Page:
Clouds of all different sizes and shapes make our weather interesting.  Although we know a great deal about how clouds form and why, there is still a much we do not.  Clouds present many challenges to our understanding them scientifically, but therein lies the fun.  My research asks fundamental questions about the physical processes that are responsible for making clouds behave in the way they do.  These processes are of many types and occur on the smallest scales of the moisture balance of individual water droplets to the largest scales of global energy and balance.  I try to integrate existing theories from a variety of research sub-disciplines to create a rectified theory of clouds and convection in Earth’s atmosphere (especially in the moist tropics).  My work uses three main tools…

  1. Satellites: Satellites provide a view of clouds that we simply cannot have from down here on Earth.  They look down from space in a variety of wavelengths visible and invisible to the human eye in order to provide a global perspective of clouds.   For details.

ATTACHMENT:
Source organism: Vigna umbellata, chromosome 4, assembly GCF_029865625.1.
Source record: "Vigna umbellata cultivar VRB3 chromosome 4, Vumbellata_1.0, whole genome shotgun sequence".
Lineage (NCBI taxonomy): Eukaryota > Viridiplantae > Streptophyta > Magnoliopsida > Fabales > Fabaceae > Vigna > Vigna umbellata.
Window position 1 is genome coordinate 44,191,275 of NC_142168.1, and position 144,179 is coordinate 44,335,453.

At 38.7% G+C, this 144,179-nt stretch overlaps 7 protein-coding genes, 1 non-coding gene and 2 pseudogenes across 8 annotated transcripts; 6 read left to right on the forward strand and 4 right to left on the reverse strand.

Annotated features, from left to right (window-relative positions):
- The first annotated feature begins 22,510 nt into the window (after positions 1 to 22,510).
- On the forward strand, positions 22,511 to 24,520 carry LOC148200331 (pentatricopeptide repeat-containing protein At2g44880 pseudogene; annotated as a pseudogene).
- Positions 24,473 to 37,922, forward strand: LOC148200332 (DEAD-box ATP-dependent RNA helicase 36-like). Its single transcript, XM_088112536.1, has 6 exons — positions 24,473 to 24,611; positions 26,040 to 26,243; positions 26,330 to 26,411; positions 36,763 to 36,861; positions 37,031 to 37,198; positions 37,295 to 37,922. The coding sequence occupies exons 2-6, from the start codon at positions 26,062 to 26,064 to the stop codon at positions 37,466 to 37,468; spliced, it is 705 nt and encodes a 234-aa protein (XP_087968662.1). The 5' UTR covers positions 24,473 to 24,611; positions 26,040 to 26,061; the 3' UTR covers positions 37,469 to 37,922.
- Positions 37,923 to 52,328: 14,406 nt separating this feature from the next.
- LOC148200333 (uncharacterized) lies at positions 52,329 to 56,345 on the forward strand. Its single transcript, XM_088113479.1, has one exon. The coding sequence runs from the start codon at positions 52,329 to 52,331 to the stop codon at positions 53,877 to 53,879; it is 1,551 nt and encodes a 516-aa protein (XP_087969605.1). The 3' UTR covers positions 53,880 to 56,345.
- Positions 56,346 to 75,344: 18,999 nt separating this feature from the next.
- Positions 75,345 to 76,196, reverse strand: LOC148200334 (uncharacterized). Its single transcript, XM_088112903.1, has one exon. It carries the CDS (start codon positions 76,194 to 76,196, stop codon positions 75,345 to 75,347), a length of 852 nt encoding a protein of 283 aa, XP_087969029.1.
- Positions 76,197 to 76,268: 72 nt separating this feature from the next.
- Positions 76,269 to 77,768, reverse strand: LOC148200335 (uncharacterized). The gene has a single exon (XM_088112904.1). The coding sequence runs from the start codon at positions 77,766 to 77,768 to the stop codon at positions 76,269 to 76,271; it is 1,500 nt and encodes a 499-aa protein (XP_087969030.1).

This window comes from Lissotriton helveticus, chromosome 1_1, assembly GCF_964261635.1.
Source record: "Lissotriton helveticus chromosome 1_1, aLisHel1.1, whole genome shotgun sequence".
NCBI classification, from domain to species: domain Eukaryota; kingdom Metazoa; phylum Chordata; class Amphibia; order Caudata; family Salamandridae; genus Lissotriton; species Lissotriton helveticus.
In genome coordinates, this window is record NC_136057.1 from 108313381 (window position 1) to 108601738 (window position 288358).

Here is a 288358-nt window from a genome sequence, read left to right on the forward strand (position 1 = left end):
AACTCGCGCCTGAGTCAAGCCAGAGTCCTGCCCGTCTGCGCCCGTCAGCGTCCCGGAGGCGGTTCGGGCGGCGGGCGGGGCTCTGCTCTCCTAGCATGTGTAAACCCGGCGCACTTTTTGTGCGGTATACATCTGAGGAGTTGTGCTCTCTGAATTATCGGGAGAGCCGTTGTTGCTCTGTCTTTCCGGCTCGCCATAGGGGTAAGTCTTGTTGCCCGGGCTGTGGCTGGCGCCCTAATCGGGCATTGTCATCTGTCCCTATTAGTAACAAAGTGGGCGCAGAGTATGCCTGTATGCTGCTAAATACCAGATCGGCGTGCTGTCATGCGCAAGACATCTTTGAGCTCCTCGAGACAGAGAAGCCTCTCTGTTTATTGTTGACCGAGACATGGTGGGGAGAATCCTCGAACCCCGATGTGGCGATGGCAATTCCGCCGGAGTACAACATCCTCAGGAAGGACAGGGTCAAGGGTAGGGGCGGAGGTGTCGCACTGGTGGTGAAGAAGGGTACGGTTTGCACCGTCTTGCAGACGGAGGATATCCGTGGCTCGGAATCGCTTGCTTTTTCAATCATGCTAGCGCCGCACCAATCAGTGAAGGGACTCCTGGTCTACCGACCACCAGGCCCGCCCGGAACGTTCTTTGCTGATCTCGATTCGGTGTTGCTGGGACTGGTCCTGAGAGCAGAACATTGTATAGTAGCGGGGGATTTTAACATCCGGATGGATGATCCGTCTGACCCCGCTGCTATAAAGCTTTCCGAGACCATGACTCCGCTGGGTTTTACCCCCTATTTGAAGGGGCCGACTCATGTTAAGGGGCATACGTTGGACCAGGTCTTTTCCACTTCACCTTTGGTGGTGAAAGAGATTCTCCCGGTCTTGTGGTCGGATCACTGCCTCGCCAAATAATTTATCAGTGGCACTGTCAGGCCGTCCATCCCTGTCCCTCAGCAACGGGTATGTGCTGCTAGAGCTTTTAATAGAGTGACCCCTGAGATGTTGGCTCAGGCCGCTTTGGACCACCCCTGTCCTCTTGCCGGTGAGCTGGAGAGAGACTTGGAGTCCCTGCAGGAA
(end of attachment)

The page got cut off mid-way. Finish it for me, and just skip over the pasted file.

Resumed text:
2. Models: Because of the complexity inherent in the real-world atmosphere, we often need to create computer simulations of cloudy atmospheres to better understand their behavior.  Cloud models provide the ability to examine physical processes within clouds with unparalleled fidelity.  For details.
  3. Pens and Paper: The heart of the scientific enterprise is mathematics.  Plus, math is fun, right?  For details.